Wednesday, 30 November 2016

A review of the GPS Origins test: four ethnicities and four reports

I wrote about the GPS Origins test from DNA Diagnostics Center back in August this year when the test was first launched. There was recently a special offer via Geneabloggers to upload your raw data and receive an interpretation for $29, a big saving on the usual transfer price of $79. I thought I would it give it a try out of curiosity. As a comparison three other people with different ancestries have also shared their reports with me and given permission for me to use them on this blog.

First of all let's have a look at what the GPS Origins test claims to offer. Here are the descriptions from the how it works page:



The GPS Origins report is split into two parts. In the first section you are provided with your gene pool percentages. Here is the explanation of gene pools from the Understanding Your Results page:

The second part of the test provides two migration stories for each customer. Here is the explanation from the Understanding Your Results page:

There is further information about the test on the FAQs page:


The company makes the following claims with regards to the accuracy of the test:


Now let's move on to look at some actual results, starting with my own GPS Origins test.

Debbie Kennett's GPS Origins results
I've done a lot of research on my family tree over the last 15 years. All my known ancestors within the last 500 years are from Britain and Ireland. I have one great-great-great-grandmother who was born in Ireland and one great-great-great-grandfather who was born in Scotland. All my remaining ancestors were born in England and are predominantly from the south and west of the country. I've previously tested with AncestryDNA, 23andMe and Family Tree DNA. My admixture results from these three companies are fairly typical for someone with British ancestry. Each company uses different reference populations and therefore produces different results, but my ancestry comes out at between 41% and 58% British and Irish with the balance made up from a mixture of other European populations. You can see my full admixture results from all three companies here.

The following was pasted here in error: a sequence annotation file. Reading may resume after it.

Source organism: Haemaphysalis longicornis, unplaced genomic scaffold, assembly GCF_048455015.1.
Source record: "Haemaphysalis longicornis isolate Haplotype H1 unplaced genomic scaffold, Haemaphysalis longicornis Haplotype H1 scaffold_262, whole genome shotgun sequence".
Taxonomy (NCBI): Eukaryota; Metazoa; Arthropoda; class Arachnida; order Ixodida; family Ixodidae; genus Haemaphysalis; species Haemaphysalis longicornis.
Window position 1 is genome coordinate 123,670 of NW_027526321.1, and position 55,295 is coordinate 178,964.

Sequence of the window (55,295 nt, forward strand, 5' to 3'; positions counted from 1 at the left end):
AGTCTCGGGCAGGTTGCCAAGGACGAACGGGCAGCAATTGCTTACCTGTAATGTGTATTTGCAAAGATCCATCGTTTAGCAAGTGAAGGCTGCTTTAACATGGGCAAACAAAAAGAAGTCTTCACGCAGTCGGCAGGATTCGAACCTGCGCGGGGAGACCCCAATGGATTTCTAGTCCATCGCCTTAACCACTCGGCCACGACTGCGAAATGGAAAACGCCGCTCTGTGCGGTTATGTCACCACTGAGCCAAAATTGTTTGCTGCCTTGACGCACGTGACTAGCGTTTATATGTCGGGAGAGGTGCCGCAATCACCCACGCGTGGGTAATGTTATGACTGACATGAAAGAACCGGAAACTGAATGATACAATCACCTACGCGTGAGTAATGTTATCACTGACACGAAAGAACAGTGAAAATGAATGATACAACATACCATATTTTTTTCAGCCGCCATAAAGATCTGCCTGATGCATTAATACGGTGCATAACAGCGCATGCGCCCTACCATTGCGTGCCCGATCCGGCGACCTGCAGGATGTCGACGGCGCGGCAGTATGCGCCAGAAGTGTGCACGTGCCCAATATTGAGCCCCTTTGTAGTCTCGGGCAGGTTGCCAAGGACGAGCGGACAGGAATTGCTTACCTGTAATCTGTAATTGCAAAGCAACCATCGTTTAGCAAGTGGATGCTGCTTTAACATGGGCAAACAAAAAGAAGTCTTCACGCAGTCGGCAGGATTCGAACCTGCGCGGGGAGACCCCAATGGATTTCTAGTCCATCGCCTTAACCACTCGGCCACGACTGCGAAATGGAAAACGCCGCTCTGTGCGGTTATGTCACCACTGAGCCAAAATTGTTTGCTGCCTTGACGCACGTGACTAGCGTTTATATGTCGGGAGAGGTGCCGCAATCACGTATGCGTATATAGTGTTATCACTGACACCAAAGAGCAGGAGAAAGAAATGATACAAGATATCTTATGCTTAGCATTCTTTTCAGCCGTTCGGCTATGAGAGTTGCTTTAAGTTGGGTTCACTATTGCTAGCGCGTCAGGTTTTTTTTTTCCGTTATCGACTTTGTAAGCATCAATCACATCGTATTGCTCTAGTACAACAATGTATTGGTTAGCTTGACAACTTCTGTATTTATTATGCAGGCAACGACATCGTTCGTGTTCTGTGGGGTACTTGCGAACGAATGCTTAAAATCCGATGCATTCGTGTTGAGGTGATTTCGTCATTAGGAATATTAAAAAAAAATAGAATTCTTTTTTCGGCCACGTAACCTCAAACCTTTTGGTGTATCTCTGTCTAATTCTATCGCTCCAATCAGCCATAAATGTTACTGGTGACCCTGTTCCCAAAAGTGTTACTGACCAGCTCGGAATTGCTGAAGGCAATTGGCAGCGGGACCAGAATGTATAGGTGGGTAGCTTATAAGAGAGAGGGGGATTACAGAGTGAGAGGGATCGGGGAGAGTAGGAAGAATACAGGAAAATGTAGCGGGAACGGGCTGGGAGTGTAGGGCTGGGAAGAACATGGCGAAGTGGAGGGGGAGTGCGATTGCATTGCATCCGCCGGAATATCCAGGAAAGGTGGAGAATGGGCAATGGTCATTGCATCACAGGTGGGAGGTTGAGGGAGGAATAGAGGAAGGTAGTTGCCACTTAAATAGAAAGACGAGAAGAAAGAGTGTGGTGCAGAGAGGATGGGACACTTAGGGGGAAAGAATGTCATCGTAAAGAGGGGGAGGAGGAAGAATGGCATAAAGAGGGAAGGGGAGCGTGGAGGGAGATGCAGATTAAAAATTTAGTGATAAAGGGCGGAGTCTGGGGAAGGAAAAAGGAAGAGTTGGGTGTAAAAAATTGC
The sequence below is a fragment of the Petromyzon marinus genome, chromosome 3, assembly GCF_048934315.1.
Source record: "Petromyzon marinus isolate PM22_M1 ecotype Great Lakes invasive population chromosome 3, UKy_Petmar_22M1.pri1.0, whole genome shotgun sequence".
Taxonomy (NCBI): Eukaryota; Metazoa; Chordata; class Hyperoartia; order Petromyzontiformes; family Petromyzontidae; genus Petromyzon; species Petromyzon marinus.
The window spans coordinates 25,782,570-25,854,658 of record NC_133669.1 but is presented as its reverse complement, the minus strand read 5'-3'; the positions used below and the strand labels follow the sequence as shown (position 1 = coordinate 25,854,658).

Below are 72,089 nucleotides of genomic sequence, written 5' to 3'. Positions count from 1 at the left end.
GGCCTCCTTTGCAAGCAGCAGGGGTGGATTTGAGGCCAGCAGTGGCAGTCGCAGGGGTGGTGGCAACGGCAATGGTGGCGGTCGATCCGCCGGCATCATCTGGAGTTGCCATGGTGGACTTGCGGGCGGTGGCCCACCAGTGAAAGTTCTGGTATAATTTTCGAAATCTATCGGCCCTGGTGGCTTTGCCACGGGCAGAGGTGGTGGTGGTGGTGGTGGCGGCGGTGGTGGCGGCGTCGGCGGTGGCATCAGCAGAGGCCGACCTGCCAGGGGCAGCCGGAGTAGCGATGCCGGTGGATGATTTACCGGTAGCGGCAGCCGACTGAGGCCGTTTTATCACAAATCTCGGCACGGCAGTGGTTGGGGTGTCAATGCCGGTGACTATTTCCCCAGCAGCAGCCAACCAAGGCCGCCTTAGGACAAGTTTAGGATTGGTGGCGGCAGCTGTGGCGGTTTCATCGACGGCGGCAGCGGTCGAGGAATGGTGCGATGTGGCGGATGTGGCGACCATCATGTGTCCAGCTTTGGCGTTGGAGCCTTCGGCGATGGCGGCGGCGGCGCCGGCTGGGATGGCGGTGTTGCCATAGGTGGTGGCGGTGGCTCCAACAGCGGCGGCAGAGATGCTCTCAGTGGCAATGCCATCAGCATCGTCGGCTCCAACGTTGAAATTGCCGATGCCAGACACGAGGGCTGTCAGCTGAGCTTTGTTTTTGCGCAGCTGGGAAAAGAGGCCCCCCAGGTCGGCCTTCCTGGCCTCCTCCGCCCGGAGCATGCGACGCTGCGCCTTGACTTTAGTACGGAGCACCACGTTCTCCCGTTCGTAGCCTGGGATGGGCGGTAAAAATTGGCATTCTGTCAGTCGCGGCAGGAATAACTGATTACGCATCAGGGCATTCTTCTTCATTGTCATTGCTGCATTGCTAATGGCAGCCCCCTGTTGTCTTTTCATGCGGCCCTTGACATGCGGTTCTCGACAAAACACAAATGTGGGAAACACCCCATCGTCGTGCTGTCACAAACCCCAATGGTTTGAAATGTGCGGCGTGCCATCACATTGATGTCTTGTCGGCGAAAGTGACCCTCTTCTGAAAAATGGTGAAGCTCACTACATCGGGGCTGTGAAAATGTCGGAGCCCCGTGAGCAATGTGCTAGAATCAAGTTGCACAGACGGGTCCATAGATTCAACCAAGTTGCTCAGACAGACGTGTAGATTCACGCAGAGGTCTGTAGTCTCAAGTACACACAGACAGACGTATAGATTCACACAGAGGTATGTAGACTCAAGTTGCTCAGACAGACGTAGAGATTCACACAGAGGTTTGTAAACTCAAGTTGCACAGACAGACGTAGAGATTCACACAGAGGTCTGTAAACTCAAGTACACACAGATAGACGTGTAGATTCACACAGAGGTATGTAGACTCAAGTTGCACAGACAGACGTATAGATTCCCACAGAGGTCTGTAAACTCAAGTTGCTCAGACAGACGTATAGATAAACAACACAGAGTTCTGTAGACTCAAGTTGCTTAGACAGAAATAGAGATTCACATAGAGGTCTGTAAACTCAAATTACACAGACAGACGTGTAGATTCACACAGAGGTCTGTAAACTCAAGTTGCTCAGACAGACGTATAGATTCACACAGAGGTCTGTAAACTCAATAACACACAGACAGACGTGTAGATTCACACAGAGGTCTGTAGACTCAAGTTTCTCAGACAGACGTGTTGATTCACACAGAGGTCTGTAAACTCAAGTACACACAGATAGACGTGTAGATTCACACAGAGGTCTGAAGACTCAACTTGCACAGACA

For the GPS Origins test I uploaded my raw data from AncestryDNA (v1). Here are my gene pool percentages:

# 1 Fennoscandia 19.8%
Origin: Peaks in the Iceland and Norway and declines in Finland, England, and France

# 2 Western Siberia 12.9%
Origin: Peaks in Krasnoyarsk Krai and declines towards east Russia

# 3 Sardinia 12.4%
Origin: Peaks in Sardinia and declines in weaker [sic] in Italy, Greece, Albania, and The Balkans

# 4 Orkney Islands 11.8%
Origin: Peaks in the Orkney islands and declines in England, France, Germany, Belarus, and Poland

# 5 Southern France 11.3%
Origin: Peaks in south France and declines in north France, England, Orkney islands, and Scandinavia

# 6 Basque Country 11.2%
Origin: Peaks in France and Spain Basque regions and declines in Spain, France, and Germany

# 7 Southeastern India 9.1%
Origin: Endemic to south eastern india with residues in Pakistan

# 8 Tuva 6%
Origin: Peaks in south Siberia (Russians: Tuvinian) and declines in North Mongolia

# 9 Northern India 4%
Origin: Peaks in North India (Dharkars, Kanjars) and declines in Pakistan

# 10 Western South America 1.1%
Origin: Peaks in Peru, Mexico, and North America and declines in Eastern Russia

# 11 Central America 0.2%
Origin: Peaks in Mexico and Central America with residues in Peru

# 12 Northwestern Africa 0.2%
Origin: Peaks in Algeria and declines in Morocco and Tunisia

In the second part of the test I am given a map showing my two migration routes with accompanying migration stories.


You can see an interactive version of my migration routes here. You can view a PDF file with my full GPS Origins report here.

For the blue migration route I am told that my ancestors came from around Croatia prior to 211 AD. They then moved to Ireland at some point before 211 AD and moved to England between 211 AD and 1950 AD. According to my red migration route my ancestors came from Russia prior to 659 AD and arrived in north-western Russia between 659 AD and 1366 AD.

Ann Turner's GPS Origins results
The next report has been shared with me by Ann Turner. Ann's known ancestry is 3/16 German and 1/16 Irish from the early 1800s. The remainder is colonial American, and presumably English. Ann has also tested at 23andMe (v2 and V4), AncestryDNA and Family Tree DNA. Here are her 23andMe results at the speculative setting:


At AncestryDNA Ann's results are: Europe 98% and West Asia 1%. Europe is broken down as follows: Scandinavia 50%, Europe West 15%, Iberian Peninsula 12%, Ireland 12%, Great Britain 6%, trace regions 3%.

With Family Tree DNA's Family Finder test Ann's MyOrigins results are: European 97%, Central South Asia 2%. Europe is broken down into: Western and Central Europe 44%, Scandinavia 35%, British Isles 16%, Southern Europe 1%.